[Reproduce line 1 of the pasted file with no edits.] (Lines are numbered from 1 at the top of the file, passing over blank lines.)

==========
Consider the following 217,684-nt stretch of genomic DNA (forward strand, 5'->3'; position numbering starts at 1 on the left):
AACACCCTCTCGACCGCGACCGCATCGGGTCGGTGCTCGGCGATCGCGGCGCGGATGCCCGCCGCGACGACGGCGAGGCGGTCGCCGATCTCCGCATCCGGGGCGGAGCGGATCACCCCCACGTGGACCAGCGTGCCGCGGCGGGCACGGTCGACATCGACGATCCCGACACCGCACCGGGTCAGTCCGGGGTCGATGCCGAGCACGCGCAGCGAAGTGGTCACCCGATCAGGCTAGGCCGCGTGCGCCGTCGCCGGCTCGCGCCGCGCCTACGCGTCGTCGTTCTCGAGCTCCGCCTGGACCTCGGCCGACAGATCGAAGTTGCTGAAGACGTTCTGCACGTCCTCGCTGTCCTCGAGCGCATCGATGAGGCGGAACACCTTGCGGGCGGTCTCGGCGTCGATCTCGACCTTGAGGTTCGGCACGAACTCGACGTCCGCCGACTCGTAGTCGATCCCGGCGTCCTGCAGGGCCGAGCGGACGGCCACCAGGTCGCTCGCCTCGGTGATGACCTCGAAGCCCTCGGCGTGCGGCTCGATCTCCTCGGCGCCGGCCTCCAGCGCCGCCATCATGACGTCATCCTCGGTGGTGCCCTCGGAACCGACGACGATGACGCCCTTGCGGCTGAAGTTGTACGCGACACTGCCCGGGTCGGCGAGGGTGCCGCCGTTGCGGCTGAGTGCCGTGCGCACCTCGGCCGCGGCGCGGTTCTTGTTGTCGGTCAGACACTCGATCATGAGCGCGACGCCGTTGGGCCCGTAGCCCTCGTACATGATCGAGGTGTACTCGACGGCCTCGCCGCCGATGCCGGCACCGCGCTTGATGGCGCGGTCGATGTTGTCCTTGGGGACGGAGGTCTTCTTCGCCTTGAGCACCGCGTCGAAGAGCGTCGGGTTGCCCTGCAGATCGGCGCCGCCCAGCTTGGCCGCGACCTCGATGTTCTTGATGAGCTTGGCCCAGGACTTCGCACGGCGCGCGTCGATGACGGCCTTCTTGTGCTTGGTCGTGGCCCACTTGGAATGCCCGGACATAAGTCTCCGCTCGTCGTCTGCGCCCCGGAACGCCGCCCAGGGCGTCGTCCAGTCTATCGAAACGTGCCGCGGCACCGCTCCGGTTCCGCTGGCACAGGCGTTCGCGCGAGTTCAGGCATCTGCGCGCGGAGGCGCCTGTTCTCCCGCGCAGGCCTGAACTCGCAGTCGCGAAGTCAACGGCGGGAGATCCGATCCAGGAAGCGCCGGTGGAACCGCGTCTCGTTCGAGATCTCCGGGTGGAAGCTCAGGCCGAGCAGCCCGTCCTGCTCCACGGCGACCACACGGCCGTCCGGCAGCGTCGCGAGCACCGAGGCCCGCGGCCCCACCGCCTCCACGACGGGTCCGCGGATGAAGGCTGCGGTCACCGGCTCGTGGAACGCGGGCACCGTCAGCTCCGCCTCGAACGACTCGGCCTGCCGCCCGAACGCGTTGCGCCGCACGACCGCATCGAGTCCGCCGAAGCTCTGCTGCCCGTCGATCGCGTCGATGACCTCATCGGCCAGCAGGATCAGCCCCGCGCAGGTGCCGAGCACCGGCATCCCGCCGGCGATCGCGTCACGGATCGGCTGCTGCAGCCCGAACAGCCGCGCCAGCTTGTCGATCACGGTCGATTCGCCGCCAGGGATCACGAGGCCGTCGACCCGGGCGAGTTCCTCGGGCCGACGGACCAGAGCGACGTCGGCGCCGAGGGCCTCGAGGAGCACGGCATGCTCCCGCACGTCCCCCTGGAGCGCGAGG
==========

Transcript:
Consider the following 217,684-nt stretch of genomic DNA (forward strand, 5'->3'; position numbering starts at 1 on the left):